What do “teacher inservice” and the artificial insemination of animals have in common?

Dennis SparksIn the 1970s I recall reading a Kappan article in which an author who was frustrated with the quality of  “inservice education” compared it to the artificial insemination of animals.

As a result, you can imagine the disturbing images that come to mind when I hear teachers say that they are “inserviced.”

Whenever I share this comparison with teachers, I receive a response somewhere between an appreciative laugh and a disgusted groan.

Previous posts—which have received wide readership—have described the vast majority of teacher professional development 40 years later as “mindless” and a “near-death experience.”

It’s time that administrators and teacher leaders adopt a zero tolerance policy for professional development that is not sufficiently robust to affect what educators believe, understand, say, and do on a daily basis.

We know enough about the attributes of professional development that leads to meaningful professional learning and strong teamwork to make the necessary changes; a few hours of study of Learning Forward’s Standards for Professional Learning and other literature will reveal where to begin.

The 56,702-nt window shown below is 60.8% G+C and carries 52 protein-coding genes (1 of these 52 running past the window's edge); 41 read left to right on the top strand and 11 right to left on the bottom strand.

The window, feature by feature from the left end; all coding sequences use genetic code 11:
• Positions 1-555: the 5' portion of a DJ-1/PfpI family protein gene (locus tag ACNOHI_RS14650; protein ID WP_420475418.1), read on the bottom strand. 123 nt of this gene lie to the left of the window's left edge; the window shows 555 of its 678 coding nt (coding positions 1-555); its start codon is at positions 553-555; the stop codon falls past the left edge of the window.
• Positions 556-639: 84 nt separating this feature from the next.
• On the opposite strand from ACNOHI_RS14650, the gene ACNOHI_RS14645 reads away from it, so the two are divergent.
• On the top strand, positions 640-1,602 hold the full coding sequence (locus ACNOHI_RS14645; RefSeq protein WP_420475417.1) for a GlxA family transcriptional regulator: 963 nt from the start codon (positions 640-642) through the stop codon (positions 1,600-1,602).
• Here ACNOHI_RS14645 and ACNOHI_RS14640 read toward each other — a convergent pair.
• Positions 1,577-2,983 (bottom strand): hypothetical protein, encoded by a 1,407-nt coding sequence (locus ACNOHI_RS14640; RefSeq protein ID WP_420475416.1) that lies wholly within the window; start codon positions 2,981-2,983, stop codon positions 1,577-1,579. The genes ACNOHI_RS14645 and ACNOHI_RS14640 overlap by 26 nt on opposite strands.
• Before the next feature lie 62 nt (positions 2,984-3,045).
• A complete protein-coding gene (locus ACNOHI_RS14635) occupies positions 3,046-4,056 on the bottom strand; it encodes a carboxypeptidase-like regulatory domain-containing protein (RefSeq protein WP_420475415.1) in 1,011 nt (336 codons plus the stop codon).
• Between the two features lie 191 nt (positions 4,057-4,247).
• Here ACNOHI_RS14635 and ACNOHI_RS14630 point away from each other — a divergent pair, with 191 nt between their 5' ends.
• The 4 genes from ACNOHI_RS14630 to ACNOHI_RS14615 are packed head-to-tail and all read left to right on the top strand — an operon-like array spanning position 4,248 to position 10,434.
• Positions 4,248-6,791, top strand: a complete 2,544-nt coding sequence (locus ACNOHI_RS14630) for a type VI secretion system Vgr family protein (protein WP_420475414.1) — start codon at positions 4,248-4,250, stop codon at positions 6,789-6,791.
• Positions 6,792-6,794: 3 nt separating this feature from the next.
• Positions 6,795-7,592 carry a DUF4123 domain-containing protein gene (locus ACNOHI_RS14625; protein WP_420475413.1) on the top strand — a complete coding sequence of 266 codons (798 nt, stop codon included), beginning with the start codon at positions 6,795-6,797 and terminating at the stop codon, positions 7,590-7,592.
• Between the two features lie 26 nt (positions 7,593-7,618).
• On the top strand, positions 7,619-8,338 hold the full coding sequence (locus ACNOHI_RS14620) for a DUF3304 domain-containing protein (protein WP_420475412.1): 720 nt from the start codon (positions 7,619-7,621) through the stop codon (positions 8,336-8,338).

We know the “what” of high-quality professional development. There is no acceptable reason to delay its implementation.

The students and teachers who are now in our schools deserve nothing less.

3 Responses to “What do “teacher inservice” and the artificial insemination of animals have in common?”


  1. 1 Wanda Dean October 29, 2013 at 7:46 am

    Well said.

  2. 2 carla matos November 10, 2013 at 1:07 pm

    I have a favourite pet peeve from PD sessions. I really despise when someone says ‘If I leave you with one nugget I will have done my job’. Perhaps it is this philosophy that causes me to take away very little new information when experiencing system wide PD. Imagine parents’ reactions if my expectations for students were to take away only one nugget each day. I want more than that for myself, for my students and for my colleagues. I often wonder why system PD is not offered at two different levels: PD for whom the topic is new and PD for more experienced users.

    • 3 Dennis Sparks November 10, 2013 at 1:31 pm

      I wholeheartedly agree, Carla. Professional development is plagued by low expectations. However, rather than dividing systemwide professional development by levels, I would recommend minimizing or even eliminating it, with virtually all PD intended to improve teaching and learning occurring within teacher teams in schools.


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